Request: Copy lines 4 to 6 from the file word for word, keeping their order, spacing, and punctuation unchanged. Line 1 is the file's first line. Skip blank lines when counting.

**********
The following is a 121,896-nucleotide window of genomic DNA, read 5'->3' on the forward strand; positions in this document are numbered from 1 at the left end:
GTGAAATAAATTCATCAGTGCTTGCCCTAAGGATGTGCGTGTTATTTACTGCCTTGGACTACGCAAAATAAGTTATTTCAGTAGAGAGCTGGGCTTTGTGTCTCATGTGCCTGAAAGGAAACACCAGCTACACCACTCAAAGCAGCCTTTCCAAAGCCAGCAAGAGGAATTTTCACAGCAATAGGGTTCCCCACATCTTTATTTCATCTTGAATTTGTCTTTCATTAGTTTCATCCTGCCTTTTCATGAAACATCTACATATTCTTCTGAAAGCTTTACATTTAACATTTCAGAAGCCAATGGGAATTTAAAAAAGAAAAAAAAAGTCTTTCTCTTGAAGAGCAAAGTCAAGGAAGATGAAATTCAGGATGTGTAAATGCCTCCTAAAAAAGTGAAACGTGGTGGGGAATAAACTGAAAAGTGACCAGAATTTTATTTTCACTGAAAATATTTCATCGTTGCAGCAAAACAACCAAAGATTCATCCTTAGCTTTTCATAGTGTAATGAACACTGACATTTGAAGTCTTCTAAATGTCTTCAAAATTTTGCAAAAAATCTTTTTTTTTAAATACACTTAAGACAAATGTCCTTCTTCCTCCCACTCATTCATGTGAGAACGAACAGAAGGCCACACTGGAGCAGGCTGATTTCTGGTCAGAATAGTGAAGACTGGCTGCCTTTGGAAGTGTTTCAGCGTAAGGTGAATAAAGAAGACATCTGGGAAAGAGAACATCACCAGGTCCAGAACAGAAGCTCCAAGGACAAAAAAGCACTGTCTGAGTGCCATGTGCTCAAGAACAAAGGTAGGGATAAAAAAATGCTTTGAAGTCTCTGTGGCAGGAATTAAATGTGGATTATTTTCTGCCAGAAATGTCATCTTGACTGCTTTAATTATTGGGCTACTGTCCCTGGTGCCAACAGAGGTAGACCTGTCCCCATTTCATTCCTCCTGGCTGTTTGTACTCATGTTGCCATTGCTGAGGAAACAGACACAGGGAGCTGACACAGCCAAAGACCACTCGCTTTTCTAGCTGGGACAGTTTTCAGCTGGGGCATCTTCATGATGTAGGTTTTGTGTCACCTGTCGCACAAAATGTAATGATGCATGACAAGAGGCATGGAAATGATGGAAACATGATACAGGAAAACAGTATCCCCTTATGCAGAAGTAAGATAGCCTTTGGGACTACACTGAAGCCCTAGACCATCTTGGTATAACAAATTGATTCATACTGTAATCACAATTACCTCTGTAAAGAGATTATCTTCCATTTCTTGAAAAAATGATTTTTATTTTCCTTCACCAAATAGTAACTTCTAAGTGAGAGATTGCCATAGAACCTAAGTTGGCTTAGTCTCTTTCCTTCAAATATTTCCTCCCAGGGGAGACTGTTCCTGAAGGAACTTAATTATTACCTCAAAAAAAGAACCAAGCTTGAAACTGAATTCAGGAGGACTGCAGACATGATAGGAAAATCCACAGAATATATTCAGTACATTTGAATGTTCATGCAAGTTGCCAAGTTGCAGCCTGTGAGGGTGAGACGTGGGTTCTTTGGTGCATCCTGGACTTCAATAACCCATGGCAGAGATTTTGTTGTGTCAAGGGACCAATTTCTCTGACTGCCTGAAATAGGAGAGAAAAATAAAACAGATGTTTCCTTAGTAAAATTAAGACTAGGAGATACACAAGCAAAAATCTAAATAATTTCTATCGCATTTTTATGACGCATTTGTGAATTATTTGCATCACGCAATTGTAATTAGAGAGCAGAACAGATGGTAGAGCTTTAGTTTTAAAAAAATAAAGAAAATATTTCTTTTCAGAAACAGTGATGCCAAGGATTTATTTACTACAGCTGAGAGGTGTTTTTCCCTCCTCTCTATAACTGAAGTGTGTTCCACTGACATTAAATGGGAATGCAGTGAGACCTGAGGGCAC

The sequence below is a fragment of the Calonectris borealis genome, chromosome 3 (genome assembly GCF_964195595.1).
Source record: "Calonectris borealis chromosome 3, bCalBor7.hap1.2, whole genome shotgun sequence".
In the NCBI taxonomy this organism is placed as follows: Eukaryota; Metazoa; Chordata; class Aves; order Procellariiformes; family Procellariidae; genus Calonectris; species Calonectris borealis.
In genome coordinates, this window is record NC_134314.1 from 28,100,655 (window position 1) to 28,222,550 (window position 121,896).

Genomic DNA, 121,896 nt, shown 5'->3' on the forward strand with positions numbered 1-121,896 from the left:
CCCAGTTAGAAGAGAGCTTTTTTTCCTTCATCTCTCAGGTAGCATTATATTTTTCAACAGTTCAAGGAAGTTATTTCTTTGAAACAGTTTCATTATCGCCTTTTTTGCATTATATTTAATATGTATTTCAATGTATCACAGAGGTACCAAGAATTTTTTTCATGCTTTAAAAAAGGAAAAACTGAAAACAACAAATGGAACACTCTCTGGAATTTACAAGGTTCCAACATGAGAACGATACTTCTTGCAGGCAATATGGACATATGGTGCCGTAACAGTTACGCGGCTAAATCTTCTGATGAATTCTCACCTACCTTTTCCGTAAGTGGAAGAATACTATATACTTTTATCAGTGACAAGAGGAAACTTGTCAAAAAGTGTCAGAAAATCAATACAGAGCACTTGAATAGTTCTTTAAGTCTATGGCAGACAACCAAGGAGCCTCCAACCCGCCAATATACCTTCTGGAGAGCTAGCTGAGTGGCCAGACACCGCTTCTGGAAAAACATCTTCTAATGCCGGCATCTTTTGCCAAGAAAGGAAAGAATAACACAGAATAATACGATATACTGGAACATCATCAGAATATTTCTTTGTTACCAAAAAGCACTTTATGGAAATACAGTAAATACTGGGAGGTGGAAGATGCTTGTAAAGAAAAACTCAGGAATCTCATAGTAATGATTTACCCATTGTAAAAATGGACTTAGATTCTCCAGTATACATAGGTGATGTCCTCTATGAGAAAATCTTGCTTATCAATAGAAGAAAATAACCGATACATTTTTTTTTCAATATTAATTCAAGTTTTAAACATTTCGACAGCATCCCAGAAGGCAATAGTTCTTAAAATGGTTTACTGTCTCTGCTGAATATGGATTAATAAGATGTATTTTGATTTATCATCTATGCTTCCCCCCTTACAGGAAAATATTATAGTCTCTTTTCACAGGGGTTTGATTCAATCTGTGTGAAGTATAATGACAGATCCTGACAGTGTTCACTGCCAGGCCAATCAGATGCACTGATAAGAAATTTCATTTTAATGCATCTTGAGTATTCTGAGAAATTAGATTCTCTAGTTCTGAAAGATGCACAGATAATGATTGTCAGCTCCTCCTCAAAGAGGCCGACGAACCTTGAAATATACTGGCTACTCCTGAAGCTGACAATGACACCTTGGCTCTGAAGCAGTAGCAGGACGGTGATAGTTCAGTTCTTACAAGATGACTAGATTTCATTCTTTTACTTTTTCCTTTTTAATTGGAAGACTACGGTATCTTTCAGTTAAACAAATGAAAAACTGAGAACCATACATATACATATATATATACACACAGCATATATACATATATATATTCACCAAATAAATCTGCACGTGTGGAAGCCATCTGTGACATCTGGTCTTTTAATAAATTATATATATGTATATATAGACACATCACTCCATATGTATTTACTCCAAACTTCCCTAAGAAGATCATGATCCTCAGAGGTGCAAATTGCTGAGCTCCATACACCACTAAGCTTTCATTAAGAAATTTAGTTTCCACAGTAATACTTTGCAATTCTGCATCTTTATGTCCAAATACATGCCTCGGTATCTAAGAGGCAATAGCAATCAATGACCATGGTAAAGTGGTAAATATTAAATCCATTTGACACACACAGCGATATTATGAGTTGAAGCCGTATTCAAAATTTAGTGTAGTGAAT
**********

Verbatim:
Source record: "Calonectris borealis chromosome 3, bCalBor7.hap1.2, whole genome shotgun sequence".
In the NCBI taxonomy this organism is placed as follows: Eukaryota; Metazoa; Chordata; class Aves; order Procellariiformes; family Procellariidae; genus Calonectris; species Calonectris borealis.
In genome coordinates, this window is record NC_134314.1 from 28,100,655 (window position 1) to 28,222,550 (window position 121,896).